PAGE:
As a follow up to "Interior America," the Institute of Contemporary Art in Boston,

Massachusetts exhibited and published Hare's "This Was Corporate America" in 1984. Long

out of print, the exhibition catalog truly is stunning because of the frankness embodied in

Hare's essay. (That word, "stunning," is a frequent adjective associated with blurbs about

photography but, in the case of Hare's essay, it truly is an appropriate adjective.) Over the

years I've had one catalogue stolen from my little library, replaced it with a xerox of the essay

courtesy of the Bancroft Library at UC Berkeley, and replaced that with another catalogue via

ABEBooks. Chauncey Hare is my hero, a role model for a plainspoken man who worked hard

at his art and who rejected temporal power.

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  • 4 months later...

I?ve been trying to find some of Hare?s imagens but here in Brazil it is really impossible!


Hi i?ve found this at the website



The use of photographs by Chauncey Hare is restricted.


Access: Permitted; subject to P&P policy on serving originals.


Reproduction (photocopying, hand-held camera copying, photoduplication and other forms of copying allowed by "fair use"): Restricted. Mr. Hare has stipulated that his images may not be copied by researchers in any way or for any purpose.


Publication and other forms of distribution:Restricted. Mr. Hare has stipulated that his photographs may not be copied by researchers in any way or for any purpose. The complete collection of Chauncey Hare's photographs may be viewed at the Bancroft Library of the University of California, in Berkeley, California.


For more information, please read: Copyright and Other Restrictions: ... Sources for Information

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  • 1 year later...

I was a good friend of Chauncey at Chevron Research in Richmond California when he was an Engineer in the early 70's.

He was my supervisor and the best boss I have ever had and the nicest person I have ever met.. I also am fortunate to have a copy of Interior America he personally gave me. He also took a picture of me and my former wife in my art gallery in Oakland. I treasure all of his works. His book "This Was Corporate America" is out of print but I was able to get a soft cover copy for $200 at Amazon.com. I also got his book on Work Abuse for $35 at Amazon and trying to get his latest book "Protest Photographs" which is yet to be published. All his works are in black and white because he is trying to capture the essence of his subject matter without the distraction of color which masks the message of the subject he is photographing. All of his works are in incrdibly sharp detail. Anyone who has survived working in a large oil corporation will appreciate his message. Oil giants are more powerful than any country in the world and are comparable to a totalitarian government as are the military/industrial complex. When I first started working for Chevron Reseach in 1970 on trying to resolve their pollution problems i was a very naive young man and thought they really wanted to have their pollution problems solved. I soon found out it was all about black gold, politics and cover-ups. I haven't seen Chauncy in almost 30 years and hope he is still alive and well. It takes a lot of courage to stand up to the abuse imposed on employees and towns by a large corporation. For anyone who does not understand I suggest you watch 'Silkwood" and "Erin Brockovich".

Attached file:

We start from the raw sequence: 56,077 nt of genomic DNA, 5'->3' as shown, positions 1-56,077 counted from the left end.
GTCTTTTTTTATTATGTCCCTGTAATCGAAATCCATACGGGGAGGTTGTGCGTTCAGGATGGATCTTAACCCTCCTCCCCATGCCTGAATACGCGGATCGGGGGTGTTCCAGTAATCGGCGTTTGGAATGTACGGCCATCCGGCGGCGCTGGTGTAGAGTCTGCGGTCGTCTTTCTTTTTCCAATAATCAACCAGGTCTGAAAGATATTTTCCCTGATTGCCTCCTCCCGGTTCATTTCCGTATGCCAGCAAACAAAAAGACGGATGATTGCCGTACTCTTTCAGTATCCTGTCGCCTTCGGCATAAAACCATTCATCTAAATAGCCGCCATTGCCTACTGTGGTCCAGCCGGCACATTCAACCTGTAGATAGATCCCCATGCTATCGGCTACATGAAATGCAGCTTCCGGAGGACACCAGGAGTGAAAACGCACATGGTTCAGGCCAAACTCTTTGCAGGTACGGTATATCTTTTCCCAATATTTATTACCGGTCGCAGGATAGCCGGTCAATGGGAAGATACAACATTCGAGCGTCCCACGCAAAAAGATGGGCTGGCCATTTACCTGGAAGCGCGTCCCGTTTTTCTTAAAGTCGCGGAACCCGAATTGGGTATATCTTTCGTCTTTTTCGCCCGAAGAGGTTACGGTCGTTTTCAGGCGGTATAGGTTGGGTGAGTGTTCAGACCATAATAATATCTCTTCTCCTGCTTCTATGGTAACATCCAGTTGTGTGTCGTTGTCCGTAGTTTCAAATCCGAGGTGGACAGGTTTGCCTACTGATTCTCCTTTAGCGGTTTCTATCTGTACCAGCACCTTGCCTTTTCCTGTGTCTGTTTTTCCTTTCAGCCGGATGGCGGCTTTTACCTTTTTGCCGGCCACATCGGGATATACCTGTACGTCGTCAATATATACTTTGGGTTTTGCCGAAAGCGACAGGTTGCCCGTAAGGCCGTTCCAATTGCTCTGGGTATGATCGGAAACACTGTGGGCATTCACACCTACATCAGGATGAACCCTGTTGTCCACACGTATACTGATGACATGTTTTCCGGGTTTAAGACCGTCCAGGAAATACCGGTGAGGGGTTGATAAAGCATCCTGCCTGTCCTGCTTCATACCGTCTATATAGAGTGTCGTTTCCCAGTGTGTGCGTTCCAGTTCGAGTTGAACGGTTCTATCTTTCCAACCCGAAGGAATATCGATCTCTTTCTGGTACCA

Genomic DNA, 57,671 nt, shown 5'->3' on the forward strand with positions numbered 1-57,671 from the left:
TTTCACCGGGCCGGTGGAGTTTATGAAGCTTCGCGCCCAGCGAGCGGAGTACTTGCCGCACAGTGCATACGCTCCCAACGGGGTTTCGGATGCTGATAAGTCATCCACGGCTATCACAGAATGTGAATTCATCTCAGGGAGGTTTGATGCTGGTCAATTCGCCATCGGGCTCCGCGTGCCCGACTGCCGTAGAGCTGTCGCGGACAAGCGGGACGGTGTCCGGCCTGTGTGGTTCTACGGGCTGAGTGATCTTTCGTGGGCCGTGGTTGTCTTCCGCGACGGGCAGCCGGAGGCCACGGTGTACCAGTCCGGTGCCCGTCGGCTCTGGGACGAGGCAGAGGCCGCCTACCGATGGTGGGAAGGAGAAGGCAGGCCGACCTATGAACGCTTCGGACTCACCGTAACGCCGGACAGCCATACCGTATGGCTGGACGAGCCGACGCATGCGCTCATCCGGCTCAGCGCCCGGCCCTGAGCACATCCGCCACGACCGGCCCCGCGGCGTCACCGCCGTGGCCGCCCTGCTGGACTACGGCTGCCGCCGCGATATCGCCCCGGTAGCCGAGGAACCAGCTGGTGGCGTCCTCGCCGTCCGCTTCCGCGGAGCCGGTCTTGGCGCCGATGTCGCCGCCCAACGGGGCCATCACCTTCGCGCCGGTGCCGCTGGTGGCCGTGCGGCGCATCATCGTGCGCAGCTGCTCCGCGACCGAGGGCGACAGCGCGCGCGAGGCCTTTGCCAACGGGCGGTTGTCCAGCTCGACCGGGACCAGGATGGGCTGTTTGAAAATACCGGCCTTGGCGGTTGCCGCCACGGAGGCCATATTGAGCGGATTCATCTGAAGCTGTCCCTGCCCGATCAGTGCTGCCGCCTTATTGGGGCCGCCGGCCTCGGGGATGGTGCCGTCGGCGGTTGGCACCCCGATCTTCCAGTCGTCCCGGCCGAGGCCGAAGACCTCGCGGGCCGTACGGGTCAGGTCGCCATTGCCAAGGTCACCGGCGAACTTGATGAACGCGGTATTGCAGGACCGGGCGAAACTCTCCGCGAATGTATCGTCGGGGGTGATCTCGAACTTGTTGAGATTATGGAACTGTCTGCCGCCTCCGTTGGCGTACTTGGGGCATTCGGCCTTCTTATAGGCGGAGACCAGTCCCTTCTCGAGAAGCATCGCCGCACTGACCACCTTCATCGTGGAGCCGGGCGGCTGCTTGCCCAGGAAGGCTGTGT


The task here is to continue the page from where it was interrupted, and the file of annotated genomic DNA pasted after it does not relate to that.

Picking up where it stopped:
Alive and still kicking,

Mike Scheurich

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  • 2 years later...